Yang claimed that Taiwan will not be punished by the International Olympic Committee as a result of the referendum and that Taiwanese athletes will not be affected.

The former commissioner added that the term Chinese Taipei is confusing, since it reflects neither the territories nor the traditions of Taiwan, and he asked for the public to vote in favor of the referendum, saying that this will protect the dignity of Taiwanese athletes.


Officials said a Taiwanese fishing boat was shot at by pirates in waters near Somalia in the Indian Ocean early Wednesday.

The boat managed to flee the scene, with all the crew reported safe.

The Taiwan Tuna Longline Association reported the attack on its social media, posting that the pirates fired at the Taiwan-registered tuna boat CT6 at around 3 a.m. Wednesday.

The post said the ship was making away from the area and warned all fishing boats operating in the Indian Ocean to be aware of pirates and to avoid waters close to Somalia.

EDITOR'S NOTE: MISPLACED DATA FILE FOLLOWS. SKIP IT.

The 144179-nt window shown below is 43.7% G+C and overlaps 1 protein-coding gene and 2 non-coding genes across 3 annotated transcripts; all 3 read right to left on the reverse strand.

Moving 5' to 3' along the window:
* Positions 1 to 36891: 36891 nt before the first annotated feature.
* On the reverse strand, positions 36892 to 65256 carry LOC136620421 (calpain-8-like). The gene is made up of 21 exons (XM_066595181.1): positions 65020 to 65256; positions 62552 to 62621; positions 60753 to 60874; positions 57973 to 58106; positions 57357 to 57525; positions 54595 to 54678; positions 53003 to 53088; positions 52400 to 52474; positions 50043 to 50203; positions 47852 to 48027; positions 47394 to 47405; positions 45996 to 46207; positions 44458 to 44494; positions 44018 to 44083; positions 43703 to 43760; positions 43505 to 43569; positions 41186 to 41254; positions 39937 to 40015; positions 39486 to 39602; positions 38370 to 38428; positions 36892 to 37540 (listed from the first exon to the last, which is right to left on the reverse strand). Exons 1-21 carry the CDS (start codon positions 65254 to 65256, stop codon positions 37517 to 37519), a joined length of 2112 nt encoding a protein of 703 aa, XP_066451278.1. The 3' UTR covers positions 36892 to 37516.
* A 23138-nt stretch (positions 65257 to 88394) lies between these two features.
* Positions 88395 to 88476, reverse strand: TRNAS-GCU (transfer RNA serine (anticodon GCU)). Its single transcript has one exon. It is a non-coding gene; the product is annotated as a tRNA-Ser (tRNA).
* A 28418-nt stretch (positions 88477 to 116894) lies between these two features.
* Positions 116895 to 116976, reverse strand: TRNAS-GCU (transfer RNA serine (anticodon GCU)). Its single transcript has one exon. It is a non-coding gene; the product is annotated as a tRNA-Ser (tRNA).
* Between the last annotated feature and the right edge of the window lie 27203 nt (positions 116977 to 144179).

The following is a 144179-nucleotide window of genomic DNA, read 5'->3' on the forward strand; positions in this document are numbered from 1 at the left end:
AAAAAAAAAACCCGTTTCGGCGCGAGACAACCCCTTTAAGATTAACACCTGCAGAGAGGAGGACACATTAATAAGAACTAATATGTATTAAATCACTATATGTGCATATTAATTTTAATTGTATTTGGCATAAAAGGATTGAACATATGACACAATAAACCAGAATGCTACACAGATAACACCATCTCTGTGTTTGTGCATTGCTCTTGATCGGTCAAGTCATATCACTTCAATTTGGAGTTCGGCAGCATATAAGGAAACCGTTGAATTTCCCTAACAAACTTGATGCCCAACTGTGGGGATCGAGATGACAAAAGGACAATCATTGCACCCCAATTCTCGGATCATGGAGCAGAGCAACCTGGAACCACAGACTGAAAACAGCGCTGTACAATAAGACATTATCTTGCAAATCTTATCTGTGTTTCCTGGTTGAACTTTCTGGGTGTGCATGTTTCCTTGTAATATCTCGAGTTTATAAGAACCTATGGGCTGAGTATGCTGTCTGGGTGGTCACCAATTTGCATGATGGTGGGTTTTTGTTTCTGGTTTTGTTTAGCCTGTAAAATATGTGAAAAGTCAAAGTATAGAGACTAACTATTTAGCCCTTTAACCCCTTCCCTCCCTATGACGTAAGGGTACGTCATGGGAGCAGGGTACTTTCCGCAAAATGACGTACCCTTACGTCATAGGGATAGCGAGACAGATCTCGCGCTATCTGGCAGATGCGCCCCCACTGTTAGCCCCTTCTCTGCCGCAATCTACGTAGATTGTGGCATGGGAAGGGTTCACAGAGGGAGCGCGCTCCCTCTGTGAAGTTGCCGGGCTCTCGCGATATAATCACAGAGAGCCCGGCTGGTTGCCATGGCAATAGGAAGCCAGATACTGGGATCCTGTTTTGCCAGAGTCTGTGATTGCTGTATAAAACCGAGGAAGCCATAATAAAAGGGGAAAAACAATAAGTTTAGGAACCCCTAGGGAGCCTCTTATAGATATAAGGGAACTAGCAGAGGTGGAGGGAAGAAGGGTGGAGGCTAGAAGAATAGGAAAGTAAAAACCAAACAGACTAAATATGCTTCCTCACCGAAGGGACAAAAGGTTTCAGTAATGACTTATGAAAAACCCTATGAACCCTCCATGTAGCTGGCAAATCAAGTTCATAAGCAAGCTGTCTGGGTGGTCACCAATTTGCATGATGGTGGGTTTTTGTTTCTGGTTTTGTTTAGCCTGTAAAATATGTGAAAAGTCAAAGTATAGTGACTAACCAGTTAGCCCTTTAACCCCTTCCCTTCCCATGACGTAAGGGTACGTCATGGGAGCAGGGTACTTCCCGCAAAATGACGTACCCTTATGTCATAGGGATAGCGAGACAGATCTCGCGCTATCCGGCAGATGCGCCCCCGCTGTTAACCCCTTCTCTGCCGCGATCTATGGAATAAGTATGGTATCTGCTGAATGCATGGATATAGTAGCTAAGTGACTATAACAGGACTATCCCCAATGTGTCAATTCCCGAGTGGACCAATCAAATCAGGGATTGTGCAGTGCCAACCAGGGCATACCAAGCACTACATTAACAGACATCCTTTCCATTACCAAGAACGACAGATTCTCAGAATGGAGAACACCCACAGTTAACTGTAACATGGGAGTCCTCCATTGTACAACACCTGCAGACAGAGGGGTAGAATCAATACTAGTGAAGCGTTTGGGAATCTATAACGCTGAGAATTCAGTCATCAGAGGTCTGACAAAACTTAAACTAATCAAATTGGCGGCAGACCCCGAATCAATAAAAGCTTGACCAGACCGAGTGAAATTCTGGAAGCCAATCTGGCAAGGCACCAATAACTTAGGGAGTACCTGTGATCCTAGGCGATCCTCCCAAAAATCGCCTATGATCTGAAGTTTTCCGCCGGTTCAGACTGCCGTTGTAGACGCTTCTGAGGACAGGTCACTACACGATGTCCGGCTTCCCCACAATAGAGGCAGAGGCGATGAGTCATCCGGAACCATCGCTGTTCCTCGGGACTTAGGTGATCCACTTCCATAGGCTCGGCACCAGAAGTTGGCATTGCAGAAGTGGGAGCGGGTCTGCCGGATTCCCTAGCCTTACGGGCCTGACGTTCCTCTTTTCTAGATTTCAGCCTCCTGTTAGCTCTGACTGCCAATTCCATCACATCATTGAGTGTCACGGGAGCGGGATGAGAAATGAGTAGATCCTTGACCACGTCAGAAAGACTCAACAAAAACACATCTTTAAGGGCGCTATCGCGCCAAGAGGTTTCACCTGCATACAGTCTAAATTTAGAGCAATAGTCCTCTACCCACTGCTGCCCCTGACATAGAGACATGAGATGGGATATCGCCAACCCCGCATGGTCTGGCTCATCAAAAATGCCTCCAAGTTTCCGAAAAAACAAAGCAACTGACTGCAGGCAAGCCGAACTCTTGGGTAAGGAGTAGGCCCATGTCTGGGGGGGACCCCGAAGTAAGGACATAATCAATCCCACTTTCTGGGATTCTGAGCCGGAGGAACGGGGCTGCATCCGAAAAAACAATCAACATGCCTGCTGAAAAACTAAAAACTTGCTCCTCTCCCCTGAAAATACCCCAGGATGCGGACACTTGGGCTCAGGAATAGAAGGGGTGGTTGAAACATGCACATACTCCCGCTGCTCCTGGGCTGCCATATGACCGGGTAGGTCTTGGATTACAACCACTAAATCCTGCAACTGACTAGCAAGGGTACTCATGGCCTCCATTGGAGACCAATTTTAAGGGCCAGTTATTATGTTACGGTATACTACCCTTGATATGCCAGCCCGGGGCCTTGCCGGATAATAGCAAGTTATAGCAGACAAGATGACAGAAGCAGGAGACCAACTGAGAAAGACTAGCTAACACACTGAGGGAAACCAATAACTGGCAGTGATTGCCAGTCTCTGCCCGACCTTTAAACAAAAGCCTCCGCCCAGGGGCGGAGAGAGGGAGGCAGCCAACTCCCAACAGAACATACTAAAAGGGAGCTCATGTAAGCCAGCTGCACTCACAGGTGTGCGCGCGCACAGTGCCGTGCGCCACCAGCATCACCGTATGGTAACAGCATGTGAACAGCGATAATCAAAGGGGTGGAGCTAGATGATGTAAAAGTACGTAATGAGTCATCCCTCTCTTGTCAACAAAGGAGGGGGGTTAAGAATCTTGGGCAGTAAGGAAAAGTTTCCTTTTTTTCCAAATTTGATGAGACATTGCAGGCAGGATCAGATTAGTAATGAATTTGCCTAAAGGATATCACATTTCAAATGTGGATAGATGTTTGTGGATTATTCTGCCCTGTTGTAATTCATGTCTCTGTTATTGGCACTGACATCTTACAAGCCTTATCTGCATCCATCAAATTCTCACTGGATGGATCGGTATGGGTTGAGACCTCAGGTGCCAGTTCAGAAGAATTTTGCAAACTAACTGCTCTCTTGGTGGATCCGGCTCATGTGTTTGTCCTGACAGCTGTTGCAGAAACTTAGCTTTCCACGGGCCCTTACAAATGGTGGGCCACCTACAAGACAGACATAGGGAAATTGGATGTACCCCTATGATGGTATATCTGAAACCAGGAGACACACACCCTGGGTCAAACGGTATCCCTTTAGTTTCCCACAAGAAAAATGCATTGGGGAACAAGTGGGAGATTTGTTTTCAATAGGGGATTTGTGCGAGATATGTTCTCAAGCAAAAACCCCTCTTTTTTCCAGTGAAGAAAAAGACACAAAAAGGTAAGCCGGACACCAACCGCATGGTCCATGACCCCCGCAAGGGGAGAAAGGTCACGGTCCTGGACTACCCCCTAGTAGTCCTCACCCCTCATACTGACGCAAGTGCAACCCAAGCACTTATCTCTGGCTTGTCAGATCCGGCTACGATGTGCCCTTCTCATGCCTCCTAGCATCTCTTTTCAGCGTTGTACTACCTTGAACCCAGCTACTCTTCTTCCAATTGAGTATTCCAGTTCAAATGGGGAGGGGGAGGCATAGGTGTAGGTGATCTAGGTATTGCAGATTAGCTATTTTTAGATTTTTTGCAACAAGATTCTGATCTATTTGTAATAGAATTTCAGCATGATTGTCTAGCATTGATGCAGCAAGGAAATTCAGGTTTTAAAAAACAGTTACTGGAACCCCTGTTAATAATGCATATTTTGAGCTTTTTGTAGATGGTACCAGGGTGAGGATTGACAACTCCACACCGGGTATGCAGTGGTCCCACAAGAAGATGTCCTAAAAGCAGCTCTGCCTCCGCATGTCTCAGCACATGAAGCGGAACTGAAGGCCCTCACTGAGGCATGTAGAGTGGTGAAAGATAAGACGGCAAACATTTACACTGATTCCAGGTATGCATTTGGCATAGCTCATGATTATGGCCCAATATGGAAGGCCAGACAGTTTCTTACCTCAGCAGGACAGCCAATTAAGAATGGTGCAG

The owner of the attacked boat confirmed that CT6 managed to escape with no damage and no injuries to the crew.


Taiwan has dropped eight notches in a global ranking of English proficiency.

The 2018 English Proficiency Index, compiled by private education company Education First, ranked Taiwan 48th among 88 countries and regions around the world.

Taiwan's English proficiency was evaluated as "basic", ranking 10th in Asia, where 21 countries and regions were included in the index.

Sweden topped the rankings for English proficiency, followed by the Netherlands and Singapore.